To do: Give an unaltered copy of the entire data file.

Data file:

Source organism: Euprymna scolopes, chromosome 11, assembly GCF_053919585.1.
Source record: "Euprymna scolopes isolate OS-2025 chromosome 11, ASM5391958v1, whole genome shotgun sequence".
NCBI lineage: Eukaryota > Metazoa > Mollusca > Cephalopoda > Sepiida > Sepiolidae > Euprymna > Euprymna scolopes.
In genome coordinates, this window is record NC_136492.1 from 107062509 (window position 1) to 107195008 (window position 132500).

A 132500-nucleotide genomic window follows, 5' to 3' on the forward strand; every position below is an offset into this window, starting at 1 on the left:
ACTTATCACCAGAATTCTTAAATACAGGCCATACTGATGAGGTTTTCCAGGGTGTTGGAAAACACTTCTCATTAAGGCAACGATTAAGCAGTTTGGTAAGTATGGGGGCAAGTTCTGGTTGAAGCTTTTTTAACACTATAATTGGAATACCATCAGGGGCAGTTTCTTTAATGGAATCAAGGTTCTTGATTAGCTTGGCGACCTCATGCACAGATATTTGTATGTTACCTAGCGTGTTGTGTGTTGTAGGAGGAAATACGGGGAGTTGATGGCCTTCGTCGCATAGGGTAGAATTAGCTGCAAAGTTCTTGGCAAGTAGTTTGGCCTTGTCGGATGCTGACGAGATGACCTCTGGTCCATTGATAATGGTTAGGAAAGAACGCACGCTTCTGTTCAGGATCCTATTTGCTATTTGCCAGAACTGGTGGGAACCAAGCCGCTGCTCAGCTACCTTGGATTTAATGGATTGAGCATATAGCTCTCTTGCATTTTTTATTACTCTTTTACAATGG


Source organism: Euprymna scolopes, chromosome 11, assembly GCF_053919585.1.
Source record: "Euprymna scolopes isolate OS-2025 chromosome 11, ASM5391958v1, whole genome shotgun sequence".
NCBI lineage: Eukaryota > Metazoa > Mollusca > Cephalopoda > Sepiida > Sepiolidae > Euprymna > Euprymna scolopes.
In genome coordinates, this window is record NC_136492.1 from 107062509 (window position 1) to 107195008 (window position 132500).

A 132500-nucleotide genomic window follows, 5' to 3' on the forward strand; every position below is an offset into this window, starting at 1 on the left:
ACTTATCACCAGAATTCTTAAATACAGGCCATACTGATGAGGTTTTCCAGGGTGTTGGAAAACACTTCTCATTAAGGCAACGATTAAGCAGTTTGGTAAGTATGGGGGCAAGTTCTGGTTGAAGCTTTTTTAACACTATAATTGGAATACCATCAGGGGCAGTTTCTTTAATGGAATCAAGGTTCTTGATTAGCTTGGCGACCTCATGCACAGATATTTGTATGTTACCTAGCGTGTTGTGTGTTGTAGGAGGAAATACGGGGAGTTGATGGCCTTCGTCGCATAGGGTAGAATTAGCTGCAAAGTTCTTGGCAAGTAGTTTGGCCTTGTCGGATGCTGACGAGATGACCTCTGGTCCATTGATAATGGTTAGGAAAGAACGCACGCTTCTGTTCAGGATCCTATTTGCTATTTGCCAGAACTGGTGGGAACCAAGCCGCTGCTCAGCTACCTTGGATTTAATGGATTGAGCATATAGCTCTCTTGCATTTTTTATTACTCTTTTACAATGG